"Gearbox did such a good job of spacing out the rewards, and making sure that one is always visible around the corner, that it rarely falls into the trap of feeling like a simple grind. Sure, it’s like work, but payday is every day."

Sun B. Kim is an indie game developer from Korea, and in an extreme display of commitment to games criticism and discussion, is translating some parts of Critical Distance into Korean. Here’s the translation into Korean of Critical-Distance’s GTA IV Critical Compilation. Video games make people do amazing things.

The 'Pensive Harpy' blog investigates the online, free-to-play world of Wizard 101 this week. I’ve never played it but I was first intrigued by it when it was mentioned on one of the Video Games And Human Values Initiative’s podcasts, and then again on the Brainy Gamer Summer Confab podcast. Taken together, that’s now quite a case for what some might see as “just” a free-to-play kids MMO.

This week, Lyndon Warren finishes his series on KoTOR 2 with a treatise on the character of Kreia, explaining how she problematizes the ‘light side, dark side’ dichotomy of the Star Wars universe. In my pick for must read of the week. Warren says:

"[Kreia’s] point is random acts of kindness don’t necessarily make the world a better place and even though the game is giving you light side points that doesn’t mean that what you did was right. She has proved that the force is fallible…."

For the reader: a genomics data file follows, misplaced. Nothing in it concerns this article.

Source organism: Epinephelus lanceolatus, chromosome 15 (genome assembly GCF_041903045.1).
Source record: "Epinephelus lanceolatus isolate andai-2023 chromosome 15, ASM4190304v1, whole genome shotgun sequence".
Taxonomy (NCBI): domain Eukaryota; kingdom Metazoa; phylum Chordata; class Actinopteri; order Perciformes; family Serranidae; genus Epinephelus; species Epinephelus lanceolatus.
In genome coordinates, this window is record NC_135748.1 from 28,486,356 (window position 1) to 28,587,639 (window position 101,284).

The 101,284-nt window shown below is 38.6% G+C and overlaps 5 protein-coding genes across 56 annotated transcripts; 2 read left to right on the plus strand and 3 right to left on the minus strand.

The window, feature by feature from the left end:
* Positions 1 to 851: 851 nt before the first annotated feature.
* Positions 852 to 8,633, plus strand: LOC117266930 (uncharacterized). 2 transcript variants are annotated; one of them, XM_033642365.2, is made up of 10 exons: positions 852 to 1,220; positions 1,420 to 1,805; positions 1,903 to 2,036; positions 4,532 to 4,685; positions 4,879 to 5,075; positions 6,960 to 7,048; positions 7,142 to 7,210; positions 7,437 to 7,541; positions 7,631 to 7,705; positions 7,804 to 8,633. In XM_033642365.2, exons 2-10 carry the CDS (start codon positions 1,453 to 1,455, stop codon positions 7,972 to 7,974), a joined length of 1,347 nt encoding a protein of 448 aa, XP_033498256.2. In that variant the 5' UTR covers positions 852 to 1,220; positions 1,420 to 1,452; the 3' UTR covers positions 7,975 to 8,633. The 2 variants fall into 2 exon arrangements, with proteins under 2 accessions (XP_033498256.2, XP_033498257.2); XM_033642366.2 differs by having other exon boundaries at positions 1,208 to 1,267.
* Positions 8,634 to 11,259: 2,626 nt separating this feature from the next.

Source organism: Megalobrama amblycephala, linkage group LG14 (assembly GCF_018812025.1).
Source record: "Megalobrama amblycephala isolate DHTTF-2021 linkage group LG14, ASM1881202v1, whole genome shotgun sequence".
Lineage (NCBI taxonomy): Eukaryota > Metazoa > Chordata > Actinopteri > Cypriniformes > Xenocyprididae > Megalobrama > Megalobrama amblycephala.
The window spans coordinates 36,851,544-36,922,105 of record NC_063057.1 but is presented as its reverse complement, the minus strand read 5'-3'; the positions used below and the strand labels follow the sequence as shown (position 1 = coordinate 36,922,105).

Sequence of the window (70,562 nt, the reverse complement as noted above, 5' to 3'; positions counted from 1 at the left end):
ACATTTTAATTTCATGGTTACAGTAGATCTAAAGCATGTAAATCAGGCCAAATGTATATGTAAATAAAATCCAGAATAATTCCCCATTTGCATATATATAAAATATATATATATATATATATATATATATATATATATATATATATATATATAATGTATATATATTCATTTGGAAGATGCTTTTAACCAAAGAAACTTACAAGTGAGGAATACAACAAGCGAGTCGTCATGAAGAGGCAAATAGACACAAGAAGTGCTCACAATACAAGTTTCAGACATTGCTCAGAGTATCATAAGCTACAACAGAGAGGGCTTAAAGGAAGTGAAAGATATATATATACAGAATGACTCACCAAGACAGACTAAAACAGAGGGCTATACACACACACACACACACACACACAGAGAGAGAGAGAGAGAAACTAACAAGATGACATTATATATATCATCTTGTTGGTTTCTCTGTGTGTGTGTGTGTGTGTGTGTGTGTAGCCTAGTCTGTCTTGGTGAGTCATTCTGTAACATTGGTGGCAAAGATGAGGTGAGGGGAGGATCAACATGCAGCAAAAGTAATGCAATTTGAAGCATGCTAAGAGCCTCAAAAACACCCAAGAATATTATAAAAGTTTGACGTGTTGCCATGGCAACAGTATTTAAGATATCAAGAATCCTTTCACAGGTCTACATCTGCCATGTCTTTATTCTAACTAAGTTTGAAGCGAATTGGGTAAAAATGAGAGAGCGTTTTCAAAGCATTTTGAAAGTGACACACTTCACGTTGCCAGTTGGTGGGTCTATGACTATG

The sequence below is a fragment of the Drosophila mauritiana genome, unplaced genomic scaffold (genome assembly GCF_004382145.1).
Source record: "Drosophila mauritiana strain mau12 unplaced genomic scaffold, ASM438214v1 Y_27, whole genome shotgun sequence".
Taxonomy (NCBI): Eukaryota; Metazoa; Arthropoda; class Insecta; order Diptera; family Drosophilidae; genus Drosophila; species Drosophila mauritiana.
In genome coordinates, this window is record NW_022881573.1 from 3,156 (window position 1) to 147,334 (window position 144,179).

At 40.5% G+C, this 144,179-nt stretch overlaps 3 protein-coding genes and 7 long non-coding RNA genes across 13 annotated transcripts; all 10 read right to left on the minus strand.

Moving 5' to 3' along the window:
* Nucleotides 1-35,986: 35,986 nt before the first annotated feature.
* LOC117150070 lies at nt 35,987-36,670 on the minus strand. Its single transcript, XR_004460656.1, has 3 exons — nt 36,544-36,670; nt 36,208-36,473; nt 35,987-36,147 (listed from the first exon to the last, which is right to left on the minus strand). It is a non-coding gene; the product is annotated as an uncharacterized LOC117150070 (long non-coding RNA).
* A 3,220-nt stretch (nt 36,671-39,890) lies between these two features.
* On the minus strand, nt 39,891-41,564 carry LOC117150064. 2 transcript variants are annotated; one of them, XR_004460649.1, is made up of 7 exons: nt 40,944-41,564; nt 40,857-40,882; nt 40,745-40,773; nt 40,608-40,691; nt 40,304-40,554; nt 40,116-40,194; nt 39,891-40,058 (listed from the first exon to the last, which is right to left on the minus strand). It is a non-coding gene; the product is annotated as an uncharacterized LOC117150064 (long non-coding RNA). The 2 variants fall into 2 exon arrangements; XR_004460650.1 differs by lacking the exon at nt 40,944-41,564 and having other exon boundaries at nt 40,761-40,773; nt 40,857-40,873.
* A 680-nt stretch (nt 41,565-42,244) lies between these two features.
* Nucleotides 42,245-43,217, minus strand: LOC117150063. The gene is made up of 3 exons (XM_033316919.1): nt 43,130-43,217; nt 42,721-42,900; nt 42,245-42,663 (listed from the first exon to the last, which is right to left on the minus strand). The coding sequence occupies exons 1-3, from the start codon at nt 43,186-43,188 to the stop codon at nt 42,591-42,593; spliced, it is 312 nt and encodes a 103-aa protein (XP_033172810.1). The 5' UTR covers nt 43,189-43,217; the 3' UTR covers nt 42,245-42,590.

Something to think about, y’know?


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Comments


John Trauger
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"...Conservatism in our society has now taken on the form of the man or woman who is self-serving, immediate surroundings first and thinking outside the box a distant second."



Really?



That's a pretty shallow, prejudiced attitude all by itself. One would think people familiar with what it is like to BE stereotyped would know better than to have the insensetivity turn around and stereotype people with whom they themselves disagree. Especially while issuing a plea for sensetivity.



I guess prejudice is OK when it's our political enemies...

Geraldo Nascimento